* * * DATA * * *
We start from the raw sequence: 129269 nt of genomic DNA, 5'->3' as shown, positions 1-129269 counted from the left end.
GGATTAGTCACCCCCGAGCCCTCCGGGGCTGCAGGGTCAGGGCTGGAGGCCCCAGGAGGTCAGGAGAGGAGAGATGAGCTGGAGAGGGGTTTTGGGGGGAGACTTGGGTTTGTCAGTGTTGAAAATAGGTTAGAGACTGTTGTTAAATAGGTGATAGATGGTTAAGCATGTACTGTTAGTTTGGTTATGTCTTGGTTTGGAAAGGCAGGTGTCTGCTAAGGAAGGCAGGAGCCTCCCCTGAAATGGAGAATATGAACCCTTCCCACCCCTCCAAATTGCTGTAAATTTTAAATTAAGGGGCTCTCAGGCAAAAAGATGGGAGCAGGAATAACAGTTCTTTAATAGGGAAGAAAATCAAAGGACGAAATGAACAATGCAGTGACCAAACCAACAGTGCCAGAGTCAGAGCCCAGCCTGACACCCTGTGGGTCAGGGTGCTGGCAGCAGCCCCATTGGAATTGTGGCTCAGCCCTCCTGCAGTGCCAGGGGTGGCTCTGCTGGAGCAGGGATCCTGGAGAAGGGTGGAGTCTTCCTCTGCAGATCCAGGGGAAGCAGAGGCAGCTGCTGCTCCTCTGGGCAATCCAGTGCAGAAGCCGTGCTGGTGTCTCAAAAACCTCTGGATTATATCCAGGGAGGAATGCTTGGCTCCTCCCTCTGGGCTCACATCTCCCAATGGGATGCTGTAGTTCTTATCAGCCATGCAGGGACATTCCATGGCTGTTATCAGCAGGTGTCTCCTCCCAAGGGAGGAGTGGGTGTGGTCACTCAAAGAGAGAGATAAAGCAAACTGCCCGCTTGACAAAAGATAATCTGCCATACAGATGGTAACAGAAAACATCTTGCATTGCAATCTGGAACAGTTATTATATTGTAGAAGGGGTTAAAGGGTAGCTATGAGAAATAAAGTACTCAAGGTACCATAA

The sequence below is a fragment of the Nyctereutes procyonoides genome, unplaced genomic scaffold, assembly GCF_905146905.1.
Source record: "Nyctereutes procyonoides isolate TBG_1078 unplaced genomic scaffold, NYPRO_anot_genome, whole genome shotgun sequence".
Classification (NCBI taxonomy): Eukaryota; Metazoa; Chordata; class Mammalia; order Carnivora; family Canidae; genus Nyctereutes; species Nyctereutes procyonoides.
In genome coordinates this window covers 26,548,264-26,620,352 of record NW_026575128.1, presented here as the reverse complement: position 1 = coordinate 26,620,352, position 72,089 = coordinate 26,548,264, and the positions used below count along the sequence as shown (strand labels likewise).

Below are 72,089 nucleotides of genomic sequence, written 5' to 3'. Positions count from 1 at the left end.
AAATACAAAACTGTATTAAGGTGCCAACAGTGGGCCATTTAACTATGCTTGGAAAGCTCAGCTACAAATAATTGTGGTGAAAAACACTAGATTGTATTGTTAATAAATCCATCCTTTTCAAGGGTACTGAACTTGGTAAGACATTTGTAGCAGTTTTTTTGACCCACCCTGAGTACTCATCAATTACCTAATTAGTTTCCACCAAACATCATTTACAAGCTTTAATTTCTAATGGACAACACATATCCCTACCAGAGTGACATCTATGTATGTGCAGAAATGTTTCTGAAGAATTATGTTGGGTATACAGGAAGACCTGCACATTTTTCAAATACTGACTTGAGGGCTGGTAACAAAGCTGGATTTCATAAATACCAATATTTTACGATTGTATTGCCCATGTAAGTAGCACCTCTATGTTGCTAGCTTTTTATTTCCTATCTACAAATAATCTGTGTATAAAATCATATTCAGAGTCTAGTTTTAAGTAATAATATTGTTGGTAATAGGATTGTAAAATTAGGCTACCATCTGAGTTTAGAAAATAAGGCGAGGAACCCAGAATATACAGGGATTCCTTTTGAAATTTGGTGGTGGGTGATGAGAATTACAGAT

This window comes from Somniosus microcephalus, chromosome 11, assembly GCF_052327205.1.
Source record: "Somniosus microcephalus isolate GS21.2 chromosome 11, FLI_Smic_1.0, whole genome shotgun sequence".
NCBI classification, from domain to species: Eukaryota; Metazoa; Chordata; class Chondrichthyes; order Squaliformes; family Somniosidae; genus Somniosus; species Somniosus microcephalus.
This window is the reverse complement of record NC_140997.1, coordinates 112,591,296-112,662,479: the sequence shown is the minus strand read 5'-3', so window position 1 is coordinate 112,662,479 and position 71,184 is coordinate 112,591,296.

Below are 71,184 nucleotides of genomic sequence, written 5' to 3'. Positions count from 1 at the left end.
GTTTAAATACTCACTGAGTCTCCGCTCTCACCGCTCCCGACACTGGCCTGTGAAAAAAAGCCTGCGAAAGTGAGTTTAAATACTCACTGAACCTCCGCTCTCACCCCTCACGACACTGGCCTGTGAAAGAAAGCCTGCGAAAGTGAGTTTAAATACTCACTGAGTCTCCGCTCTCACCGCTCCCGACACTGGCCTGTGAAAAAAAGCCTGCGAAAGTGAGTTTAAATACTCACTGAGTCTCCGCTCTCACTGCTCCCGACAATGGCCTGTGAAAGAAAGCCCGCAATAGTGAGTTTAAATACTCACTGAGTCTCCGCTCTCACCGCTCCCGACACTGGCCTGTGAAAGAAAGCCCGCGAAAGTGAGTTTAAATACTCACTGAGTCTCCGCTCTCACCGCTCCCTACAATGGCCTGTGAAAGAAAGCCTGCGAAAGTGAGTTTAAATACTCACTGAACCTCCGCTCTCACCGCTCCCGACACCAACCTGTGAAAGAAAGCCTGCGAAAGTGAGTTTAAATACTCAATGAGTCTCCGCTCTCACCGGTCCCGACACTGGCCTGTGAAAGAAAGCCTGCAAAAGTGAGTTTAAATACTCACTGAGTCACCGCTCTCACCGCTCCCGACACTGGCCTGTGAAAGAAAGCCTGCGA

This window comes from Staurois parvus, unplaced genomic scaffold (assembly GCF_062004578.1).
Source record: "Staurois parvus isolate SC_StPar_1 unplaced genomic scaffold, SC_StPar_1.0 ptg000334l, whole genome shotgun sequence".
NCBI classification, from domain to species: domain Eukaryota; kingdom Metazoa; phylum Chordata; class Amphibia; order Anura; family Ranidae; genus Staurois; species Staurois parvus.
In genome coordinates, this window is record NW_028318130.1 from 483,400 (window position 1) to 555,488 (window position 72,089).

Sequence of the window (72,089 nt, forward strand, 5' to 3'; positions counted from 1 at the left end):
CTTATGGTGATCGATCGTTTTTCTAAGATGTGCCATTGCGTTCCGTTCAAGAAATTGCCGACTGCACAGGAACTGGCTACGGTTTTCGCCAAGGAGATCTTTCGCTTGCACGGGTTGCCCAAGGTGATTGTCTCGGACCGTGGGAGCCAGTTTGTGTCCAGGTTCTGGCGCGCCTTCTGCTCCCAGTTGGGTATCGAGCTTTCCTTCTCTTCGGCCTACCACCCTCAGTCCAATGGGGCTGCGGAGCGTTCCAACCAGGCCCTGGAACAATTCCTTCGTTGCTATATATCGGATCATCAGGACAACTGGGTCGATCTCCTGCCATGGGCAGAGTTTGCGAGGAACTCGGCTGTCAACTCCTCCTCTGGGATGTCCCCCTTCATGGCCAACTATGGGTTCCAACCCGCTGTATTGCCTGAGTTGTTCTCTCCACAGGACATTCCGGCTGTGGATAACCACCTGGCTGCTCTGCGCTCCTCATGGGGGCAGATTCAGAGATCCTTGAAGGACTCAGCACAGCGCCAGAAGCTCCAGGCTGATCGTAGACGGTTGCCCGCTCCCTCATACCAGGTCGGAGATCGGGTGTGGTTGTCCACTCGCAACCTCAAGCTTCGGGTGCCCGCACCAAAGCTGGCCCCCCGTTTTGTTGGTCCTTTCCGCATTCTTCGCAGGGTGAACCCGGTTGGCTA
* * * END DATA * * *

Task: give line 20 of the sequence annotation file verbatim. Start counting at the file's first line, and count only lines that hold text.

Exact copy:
CTTATGGTGATCGATCGTTTTTCTAAGATGTGCCATTGCGTTCCGTTCAAGAAATTGCCGACTGCACAGGAACTGGCTACGGTTTTCGCCAAGGAGATCTTTCGCTTGCACGGGTTGCCCAAGGTGATTGTCTCGGACCGTGGGAGCCAGTTTGTGTCCAGGTTCTGGCGCGCCTTCTGCTCCCAGTTGGGTATCGAGCTTTCCTTCTCTTCGGCCTACCACCCTCAGTCCAATGGGGCTGCGGAGCGTTCCAACCAGGCCCTGGAACAATTCCTTCGTTGCTATATATCGGATCATCAGGACAACTGGGTCGATCTCCTGCCATGGGCAGAGTTTGCGAGGAACTCGGCTGTCAACTCCTCCTCTGGGATGTCCCCCTTCATGGCCAACTATGGGTTCCAACCCGCTGTATTGCCTGAGTTGTTCTCTCCACAGGACATTCCGGCTGTGGATAACCACCTGGCTGCTCTGCGCTCCTCATGGGGGCAGATTCAGAGATCCTTGAAGGACTCAGCACAGCGCCAGAAGCTCCAGGCTGATCGTAGACGGTTGCCCGCTCCCTCATACCAGGTCGGAGATCGGGTGTGGTTGTCCACTCGCAACCTCAAGCTTCGGGTGCCCGCACCAAAGCTGGCCCCCCGTTTTGTTGGTCCTTTCCGCATTCTTCGCAGGGTGAACCCGGTTGGCTA